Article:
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The Big Quiz
 

Students on home ownership

Published on May 22, 2012 12:00 AM
 
Sara Chia, a student of Nanyang Junior College asks speakers Sandra Devi and Serene Goh from the Straits Times a question during a talk at Nanyang Junior College on the topic of education in Singapore to whip up interest in the Straits Times-MOE National Current Affairs Quiz. -- ST PHOTO: LIM WEIXIANG FOR THE STRAITS TIMES

In the run-up to The Straits Times-Ministry of Education National Current Affairs Quiz, students discuss their dream of home ownership.

Costly homes might force me abroad

FOR young people who are planning on remaining single, their dream of home ownership might never come true since they cannot purchase public housing in Singapore on their own if they are below 35.

At the same time, the prices of homes keep increasing while their sizes keep shrinking. The value of my parents' four-room flat has doubled over the last two years and I don't dare imagine the price of housing in Singapore when I need to get my own place.

If that's the case, I might consider residing abroad.

- Jasmin Kaur, 17, is a first-year science student at Innova Junior College.

Manage your expectations

THE reason why many young people in Singapore today are complaining about not being able to own a house is because many of them aim high and want to own private housing, and therefore fall hard.

Owning a HDB flat in Singapore is definitely well within reach for an average working young adult who has his or her family. That is possible due to constant building of more public housing estates in Singapore by the HDB, hence stemming rising property costs.

This is accompanied by the offering of housing loans by banks, and government incentives such as priority given to young married couples and Central Provident Fund housing grants.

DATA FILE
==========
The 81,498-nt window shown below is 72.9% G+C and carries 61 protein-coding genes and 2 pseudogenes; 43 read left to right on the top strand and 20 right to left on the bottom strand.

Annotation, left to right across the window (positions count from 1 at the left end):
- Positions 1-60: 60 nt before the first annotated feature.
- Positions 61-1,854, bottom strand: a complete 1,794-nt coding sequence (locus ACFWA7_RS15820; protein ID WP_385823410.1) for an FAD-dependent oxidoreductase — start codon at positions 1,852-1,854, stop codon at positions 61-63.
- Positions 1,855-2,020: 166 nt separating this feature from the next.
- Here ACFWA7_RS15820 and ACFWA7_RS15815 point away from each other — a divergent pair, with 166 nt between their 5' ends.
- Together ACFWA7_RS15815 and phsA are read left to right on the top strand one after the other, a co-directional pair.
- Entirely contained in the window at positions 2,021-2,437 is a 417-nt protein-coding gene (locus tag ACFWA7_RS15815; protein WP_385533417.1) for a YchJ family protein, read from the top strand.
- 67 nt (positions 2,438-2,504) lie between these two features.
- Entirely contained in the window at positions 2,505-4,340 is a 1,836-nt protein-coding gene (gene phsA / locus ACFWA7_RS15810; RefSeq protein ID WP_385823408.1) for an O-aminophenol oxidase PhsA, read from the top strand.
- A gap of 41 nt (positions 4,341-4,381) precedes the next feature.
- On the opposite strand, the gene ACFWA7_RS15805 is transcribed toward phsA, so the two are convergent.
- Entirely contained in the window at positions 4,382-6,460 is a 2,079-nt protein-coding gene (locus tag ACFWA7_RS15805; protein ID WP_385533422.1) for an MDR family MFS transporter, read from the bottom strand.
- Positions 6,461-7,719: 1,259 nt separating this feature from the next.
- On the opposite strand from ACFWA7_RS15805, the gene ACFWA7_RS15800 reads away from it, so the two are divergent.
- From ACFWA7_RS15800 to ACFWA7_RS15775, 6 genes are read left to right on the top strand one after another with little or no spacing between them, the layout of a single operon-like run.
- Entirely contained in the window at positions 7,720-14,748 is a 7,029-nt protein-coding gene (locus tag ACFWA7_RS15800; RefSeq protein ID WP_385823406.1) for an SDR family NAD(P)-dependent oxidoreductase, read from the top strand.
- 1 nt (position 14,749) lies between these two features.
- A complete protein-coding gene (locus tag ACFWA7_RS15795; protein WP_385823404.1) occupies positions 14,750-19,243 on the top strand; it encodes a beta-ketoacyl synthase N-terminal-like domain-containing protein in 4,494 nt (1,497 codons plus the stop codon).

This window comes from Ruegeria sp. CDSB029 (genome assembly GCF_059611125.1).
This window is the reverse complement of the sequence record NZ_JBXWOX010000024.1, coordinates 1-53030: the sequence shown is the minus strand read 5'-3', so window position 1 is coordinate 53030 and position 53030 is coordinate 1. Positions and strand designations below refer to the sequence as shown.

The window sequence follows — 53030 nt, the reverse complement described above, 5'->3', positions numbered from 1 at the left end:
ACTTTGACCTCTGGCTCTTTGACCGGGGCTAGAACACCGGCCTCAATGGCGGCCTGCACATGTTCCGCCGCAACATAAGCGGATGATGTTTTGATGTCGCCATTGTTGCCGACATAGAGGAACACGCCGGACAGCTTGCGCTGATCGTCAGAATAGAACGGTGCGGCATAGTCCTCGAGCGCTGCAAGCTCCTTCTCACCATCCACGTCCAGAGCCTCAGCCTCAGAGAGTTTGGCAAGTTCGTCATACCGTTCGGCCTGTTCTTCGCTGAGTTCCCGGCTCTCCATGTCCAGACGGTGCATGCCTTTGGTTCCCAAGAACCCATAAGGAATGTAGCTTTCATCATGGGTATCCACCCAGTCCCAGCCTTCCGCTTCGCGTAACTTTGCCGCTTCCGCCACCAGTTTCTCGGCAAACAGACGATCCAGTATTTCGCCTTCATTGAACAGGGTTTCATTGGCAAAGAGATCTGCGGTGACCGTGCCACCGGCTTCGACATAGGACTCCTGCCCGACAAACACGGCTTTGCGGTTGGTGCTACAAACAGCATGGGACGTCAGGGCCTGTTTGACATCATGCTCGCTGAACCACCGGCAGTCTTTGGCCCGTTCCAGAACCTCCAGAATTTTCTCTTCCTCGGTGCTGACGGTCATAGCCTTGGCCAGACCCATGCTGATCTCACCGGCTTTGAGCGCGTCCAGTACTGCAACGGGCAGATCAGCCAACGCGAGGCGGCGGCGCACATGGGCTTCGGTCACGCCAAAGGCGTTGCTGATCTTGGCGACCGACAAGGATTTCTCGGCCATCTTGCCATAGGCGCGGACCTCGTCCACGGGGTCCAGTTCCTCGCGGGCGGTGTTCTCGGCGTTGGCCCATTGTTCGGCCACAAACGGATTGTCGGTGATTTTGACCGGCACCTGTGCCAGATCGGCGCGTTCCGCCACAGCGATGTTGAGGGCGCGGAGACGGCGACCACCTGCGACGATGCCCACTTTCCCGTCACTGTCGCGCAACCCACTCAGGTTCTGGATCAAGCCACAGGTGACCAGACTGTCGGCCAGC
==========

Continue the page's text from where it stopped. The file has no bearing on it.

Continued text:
- Darien Chua, 17, is a Year 5 Integrated Programme science student at Dunman High School.

First-time buyers should have it easier

CURRENTLY, there are many new housing projects all over Singapore. In just Pasir Ris alone, there are five to six projects under progress. With more houses being built, this should open up more choices for young people and lower housing prices.

I also think it is quite likely that the Government will continue to make it easier for first-time buyers to get a flat, which includes young people venturing into the housing market for the first time, as compared to second-time buyers who may have more experience in buying houses, and higher incomes. After all, the affordability of housing is currently a very controversial and highly-debated issue.

- Lee Hui Ying, 16, is a first-year science student at Meridian Junior College.

So many things to pay for, too little money

IN MY opinion, the dream of home ownership is not exactly within reach for young people in Singapore. This is not just because of rising property costs. The rising cost of living is also hindering our ability to pay off loans. Add to that the burden of an aging population, and more money needed to go into caring for our elderly. I fear that even with a $10,000 combined monthly income, a young couple would not be able to afford property in the future.

- Kimberly Wong, 16, is a first-year arts student at Nanyang Junior College.

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